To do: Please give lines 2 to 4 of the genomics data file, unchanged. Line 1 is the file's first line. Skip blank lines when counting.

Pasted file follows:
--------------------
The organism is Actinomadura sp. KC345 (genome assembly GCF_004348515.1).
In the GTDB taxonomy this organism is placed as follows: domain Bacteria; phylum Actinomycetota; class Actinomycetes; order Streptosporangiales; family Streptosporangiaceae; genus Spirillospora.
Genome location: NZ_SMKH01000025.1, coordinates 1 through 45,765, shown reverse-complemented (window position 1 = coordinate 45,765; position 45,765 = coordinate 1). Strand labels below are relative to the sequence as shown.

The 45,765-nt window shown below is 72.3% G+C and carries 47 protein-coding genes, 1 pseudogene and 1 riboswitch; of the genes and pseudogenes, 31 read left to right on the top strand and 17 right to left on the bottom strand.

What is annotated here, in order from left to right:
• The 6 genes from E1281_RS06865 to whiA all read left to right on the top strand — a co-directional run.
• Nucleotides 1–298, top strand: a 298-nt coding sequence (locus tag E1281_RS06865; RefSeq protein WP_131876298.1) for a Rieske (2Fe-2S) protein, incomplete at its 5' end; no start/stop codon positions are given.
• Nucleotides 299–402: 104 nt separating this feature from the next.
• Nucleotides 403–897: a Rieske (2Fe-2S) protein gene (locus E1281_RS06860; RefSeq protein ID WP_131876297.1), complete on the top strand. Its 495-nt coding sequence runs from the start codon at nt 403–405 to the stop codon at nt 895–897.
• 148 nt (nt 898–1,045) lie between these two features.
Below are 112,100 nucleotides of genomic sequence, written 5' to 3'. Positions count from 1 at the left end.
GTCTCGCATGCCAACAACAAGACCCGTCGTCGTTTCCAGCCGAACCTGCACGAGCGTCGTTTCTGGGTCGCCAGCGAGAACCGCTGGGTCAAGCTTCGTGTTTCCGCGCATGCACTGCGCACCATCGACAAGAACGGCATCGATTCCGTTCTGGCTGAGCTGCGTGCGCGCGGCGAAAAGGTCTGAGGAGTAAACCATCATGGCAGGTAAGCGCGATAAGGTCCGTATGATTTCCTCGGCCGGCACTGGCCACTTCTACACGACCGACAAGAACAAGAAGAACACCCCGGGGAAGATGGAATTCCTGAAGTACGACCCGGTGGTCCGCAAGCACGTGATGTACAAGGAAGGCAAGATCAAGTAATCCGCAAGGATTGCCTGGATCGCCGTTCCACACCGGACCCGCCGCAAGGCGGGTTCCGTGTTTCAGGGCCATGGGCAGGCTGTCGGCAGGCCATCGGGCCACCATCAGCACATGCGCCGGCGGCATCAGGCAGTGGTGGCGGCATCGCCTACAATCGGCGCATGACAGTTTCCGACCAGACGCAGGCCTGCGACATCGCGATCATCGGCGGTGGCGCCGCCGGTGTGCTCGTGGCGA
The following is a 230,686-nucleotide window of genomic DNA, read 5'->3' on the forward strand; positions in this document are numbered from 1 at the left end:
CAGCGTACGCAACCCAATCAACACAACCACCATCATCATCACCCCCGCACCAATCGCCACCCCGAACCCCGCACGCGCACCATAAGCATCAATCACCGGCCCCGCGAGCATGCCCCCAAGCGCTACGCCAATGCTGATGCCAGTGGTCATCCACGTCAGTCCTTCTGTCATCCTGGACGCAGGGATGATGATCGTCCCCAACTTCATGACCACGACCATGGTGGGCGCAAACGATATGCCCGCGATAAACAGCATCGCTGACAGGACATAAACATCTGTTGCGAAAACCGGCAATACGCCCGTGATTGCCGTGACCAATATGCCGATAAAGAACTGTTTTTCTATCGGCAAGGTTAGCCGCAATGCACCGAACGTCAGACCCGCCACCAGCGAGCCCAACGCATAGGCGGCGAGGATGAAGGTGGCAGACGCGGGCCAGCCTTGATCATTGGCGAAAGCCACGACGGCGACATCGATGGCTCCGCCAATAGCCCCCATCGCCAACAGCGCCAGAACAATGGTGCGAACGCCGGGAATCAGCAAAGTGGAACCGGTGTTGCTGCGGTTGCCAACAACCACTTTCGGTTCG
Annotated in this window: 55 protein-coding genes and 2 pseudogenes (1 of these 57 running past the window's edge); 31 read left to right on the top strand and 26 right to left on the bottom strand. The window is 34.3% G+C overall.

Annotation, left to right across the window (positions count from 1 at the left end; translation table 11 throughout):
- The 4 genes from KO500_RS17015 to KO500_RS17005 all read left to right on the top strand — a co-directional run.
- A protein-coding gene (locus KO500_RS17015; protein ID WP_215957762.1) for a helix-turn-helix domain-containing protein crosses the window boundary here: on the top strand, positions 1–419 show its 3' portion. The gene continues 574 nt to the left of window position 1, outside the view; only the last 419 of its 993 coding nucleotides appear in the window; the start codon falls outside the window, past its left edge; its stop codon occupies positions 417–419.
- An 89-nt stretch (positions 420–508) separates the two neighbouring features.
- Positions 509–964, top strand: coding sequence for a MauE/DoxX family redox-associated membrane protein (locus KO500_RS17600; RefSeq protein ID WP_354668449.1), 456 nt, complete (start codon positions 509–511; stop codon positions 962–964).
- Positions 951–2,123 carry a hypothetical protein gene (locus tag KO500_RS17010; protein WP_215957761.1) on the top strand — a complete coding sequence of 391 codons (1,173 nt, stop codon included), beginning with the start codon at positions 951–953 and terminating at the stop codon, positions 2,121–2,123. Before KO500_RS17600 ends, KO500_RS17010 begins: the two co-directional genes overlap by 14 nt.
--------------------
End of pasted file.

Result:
In the GTDB taxonomy this organism is placed as follows: domain Bacteria; phylum Actinomycetota; class Actinomycetes; order Streptosporangiales; family Streptosporangiaceae; genus Spirillospora.
Genome location: NZ_SMKH01000025.1, coordinates 1 through 45,765, shown reverse-complemented (window position 1 = coordinate 45,765; position 45,765 = coordinate 1). Strand labels below are relative to the sequence as shown.

The 45,765-nt window shown below is 72.3% G+C and carries 47 protein-coding genes, 1 pseudogene and 1 riboswitch; of the genes and pseudogenes, 31 read left to right on the top strand and 17 right to left on the bottom strand.